Different businesses blossom on the North Shore | SierraSun.com

Different businesses blossom on the North Shore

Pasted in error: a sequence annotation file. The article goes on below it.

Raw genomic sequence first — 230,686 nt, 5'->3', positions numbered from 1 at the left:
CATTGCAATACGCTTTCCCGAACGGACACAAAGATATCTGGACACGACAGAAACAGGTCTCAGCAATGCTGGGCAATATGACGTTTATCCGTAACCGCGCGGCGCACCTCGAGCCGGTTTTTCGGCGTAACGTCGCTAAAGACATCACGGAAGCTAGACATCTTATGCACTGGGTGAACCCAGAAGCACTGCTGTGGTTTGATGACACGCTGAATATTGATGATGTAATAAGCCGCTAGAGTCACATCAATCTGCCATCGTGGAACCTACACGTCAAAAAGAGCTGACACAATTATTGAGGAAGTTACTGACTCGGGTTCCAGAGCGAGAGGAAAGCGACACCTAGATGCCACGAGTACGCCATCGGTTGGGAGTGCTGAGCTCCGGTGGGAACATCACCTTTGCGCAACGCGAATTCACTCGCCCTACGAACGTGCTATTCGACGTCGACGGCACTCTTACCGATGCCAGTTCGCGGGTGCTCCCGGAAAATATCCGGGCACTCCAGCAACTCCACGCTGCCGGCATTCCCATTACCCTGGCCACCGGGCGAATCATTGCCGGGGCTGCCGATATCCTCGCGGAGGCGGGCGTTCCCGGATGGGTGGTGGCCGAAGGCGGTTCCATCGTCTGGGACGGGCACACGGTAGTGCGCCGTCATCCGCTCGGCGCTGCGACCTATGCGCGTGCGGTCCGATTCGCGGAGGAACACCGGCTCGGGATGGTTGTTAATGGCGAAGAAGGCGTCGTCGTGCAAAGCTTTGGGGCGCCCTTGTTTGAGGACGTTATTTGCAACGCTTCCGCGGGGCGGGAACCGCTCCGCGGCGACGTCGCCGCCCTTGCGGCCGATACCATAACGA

On a sunny afternoon, the Ice Bar is a skiers haven that serves beer, sausages and anything grilled. Located on the sunny slopes of Alpine Meadows Sherwood Bowl, the Ice Bar is a different kind of business, a concession rented by a private owner unrelated to the ski resort.Like a number of other concessions around the North Shore, the Ice Bar operates differently than many businesses. Concessionaires contract with an organization such as the forest service, a utility district or another private business, and run independently on the landlords property.Concessions can include anything from a hot-dog stand at the beach, bicycle rentals in the park or coffee carts in front of a busy hardware store. Were unique to Tahoe in that we dont have running water were an actual on-the-mountain restaurant, said Ice Bar owner Bryant Laferriere.Alpine Meadows leases some of its land from the California Tahoe Conservancy, who then subleases the land to the Ice Bar. The concession fee Laferriere pays Alpine Meadows indirectly goes back to the conservancy to help maintain land in the Tahoe Basin.Concessions are an important service to both the public and the renting agencies because they provide amenities for visitors and residents, while also generating funding. With public agency concessions, the fees help pay to clean park and beach facilities, bathroom maintenance and garbage pickup.From a business standpoint, all of this is to raise revenue for the maintenance of parks, said park and facilities manager Kathy Long of the North Tahoe Public Utility District. Were looking for revenue streams all the time because were short on funding for maintenance.The North Tahoe utility district operates a handful of concessions in both summer and winter recreational areas. North Tahoe Regional Park offers sled and snowmobile rentals in the winter, the Tahoe Vista Recreation Area provides kayak rentals and tours during the summer, and North Tahoe Water Sports in Kings Beach rents out personal watercraft and non-motorized boats.Because our district doesnt have staff to run recreation programs, we need to find other people to do this that will not cost us and will benefit us, Long said. So we are providing recreation in a different way, which makes the concessionaires important to the community, too. They provide a reason for people to come and stay and something for them to do here.Additionally, a snowmobile concession, Lake Tahoe Snowmobile Tours, operates at the summit of Highway 267 on U.S. Forest Service land during the winter.But there are no concessions to be found in Tahoe City. The utility district has contracted with concessionaires in years past and is looking to get a kayak rental operation on Commons Beach. But the use of that land for the Farmers Market and summer concert series has the Tahoe Regional Planning Agency concerned with traffic, parking and noise impacts.We would really like to see the kayak concession going, said Assistant General Manager Cindy Gustafson of the Tahoe City Public Utility District. We havent really been approached by anyone else.Truckee-Donner Recreation and Park District does not operate any concessions because they have their own equipment and paid staff to manage a kayak rental on West End Beach.Overhead costs for concessions are low, but the owner is required to pay either a base fee or a percentage of gross sales to the renting agency. The North Tahoe concessions, for example, pay 15 to 25 percent of gross sales, depending on the nature of the business.Concessions are typically on a one- or two-year contract, but the California Tahoe Conservancy recently approved a five-year agreement with Tahoe Restaurant Collection, Inc. to provide kayak rentals, a deli, coffee and retail operation, public restrooms and year-round maintenance of the building and property on Patton Landing in Carnelian Bay.The concessionaire is required to pay utility fees and works as an in-lieu service. The value of utilities, operation and maintenance from the Patton Landing business is worth $40,000 annually to the conservancy, said Bruce Eisner, program manager for the California Tahoe Conservancy.

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